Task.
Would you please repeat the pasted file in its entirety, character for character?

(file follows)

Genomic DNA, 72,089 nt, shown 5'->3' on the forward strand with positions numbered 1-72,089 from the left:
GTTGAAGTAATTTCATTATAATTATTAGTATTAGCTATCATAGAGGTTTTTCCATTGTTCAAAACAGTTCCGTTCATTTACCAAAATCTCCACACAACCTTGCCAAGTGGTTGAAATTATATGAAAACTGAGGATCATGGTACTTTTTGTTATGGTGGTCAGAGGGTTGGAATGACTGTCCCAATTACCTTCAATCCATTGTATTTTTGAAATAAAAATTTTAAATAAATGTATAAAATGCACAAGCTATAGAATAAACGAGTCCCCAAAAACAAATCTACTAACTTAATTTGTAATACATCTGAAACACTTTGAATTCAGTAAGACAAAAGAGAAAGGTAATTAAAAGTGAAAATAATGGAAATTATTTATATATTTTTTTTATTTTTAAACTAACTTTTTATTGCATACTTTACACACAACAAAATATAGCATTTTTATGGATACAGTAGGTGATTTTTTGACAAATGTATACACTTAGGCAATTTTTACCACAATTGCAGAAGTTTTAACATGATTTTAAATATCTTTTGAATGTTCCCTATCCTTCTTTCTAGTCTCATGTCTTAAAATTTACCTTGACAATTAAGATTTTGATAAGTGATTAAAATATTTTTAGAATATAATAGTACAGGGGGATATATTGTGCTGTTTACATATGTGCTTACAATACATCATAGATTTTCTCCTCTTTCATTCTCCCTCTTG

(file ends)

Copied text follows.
Genomic DNA, 72,089 nt, shown 5'->3' on the forward strand with positions numbered 1-72,089 from the left:
GTTGAAGTAATTTCATTATAATTATTAGTATTAGCTATCATAGAGGTTTTTCCATTGTTCAAAACAGTTCCGTTCATTTACCAAAATCTCCACACAACCTTGCCAAGTGGTTGAAATTATATGAAAACTGAGGATCATGGTACTTTTTGTTATGGTGGTCAGAGGGTTGGAATGACTGTCCCAATTACCTTCAATCCATTGTATTTTTGAAATAAAAATTTTAAATAAATGTATAAAATGCACAAGCTATAGAATAAACGAGTCCCCAAAAACAAATCTACTAACTTAATTTGTAATACATCTGAAACACTTTGAATTCAGTAAGACAAAAGAGAAAGGTAATTAAAAGTGAAAATAATGGAAATTATTTATATATTTTTTTTATTTTTAAACTAACTTTTTATTGCATACTTTACACACAACAAAATATAGCATTTTTATGGATACAGTAGGTGATTTTTTGACAAATGTATACACTTAGGCAATTTTTACCACAATTGCAGAAGTTTTAACATGATTTTAAATATCTTTTGAATGTTCCCTATCCTTCTTTCTAGTCTCATGTCTTAAAATTTACCTTGACAATTAAGATTTTGATAAGTGATTAAAATATTTTTAGAATATAATAGTACAGGGGGATATATTGTGCTGTTTACATATGTGCTTACAATACATCATAGATTTTCTCCTCTTTCATTCTCCCTCTTG